Ling, of Sunnyvale, will receive the award during commencement ceremonies for the College of Creative Studies (CCS) at 11 a.m. Sunday, June 8 in UCSB's Campbell Hall.
The award is given annually to a graduating senior who has performed exceptional research while an undergraduate at UCSB. About 25 percent of all undergraduates at UCSB are involved in organized research efforts, working on teams with graduate students and faculty mentors. The campus distributes about $200,000 per year in undergraduate research grants.
Ling, who was enrolled in the Biology Program at CCS and plans to pursue a Ph.D. in evolutionary biology, participated in a variety of research projects while at UCSB.
Working with marine biologist Alice Alldredge, Ling took part in revealing studies of the marine food chain. He participated in the UC Education Abroad Program's Costa Rica Tropical Biology Program. And, working at the Smithsonian Tropical Research Institute in Panama, he studied the mutualistic relationship between the fig wasp and figs.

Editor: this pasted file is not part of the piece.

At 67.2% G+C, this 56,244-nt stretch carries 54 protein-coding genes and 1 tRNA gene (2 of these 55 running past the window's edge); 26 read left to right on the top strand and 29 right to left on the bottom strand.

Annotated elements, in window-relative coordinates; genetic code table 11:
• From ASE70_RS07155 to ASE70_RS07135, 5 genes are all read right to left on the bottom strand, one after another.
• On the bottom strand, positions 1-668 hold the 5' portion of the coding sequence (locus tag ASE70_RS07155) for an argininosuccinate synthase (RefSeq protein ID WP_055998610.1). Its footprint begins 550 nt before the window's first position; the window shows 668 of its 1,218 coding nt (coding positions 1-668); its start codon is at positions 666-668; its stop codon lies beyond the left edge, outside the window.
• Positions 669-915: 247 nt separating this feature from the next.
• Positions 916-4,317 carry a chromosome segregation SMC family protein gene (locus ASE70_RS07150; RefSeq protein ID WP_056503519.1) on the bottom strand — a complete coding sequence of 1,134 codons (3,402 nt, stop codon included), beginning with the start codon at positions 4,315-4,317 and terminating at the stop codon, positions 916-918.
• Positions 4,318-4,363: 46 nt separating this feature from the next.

Away from the lab, Ling earned high praise for two classes he organized and taught: The Nature of the Mind, and How Science Works.
In supporting Ling's candidacy for the research award, his backers were unusually lavish with their praise.
"Shine is exceptionally bright and easily the most highly motivated and scientifically sophisticated undergraduate I have met in my 25 years here at UCSB," said Alldredge, a professor of marine biology who specializes in marine plankton. "Ten years from now, I expect Shine to be one of the broadest thinkers in evolutionary biology."
William Ashby, CCS provost, was also unusually laudatory: "Shine Ling is the most pro-active undergraduate that I have ever known in my 10 years on this campus."
Armand Kuris, CCS associate provost and a professor of marine biology, concluded his nomination of Ling for the research award by saying: "All of this intellectual ferment, focused research and leadership strongly suggest to me that I will know this undergraduate student as a professional colleague for the rest of my career. He will assume a prominent place in international science."
Ling said he was grateful for the help of his professors and for the opportunities provided at UCSB.
"I've been fortunate in being able to build upon an environment at UC Santa Barbara that allowed me to follow my curiosity," he said. "I will continue to do so wherever it takes me."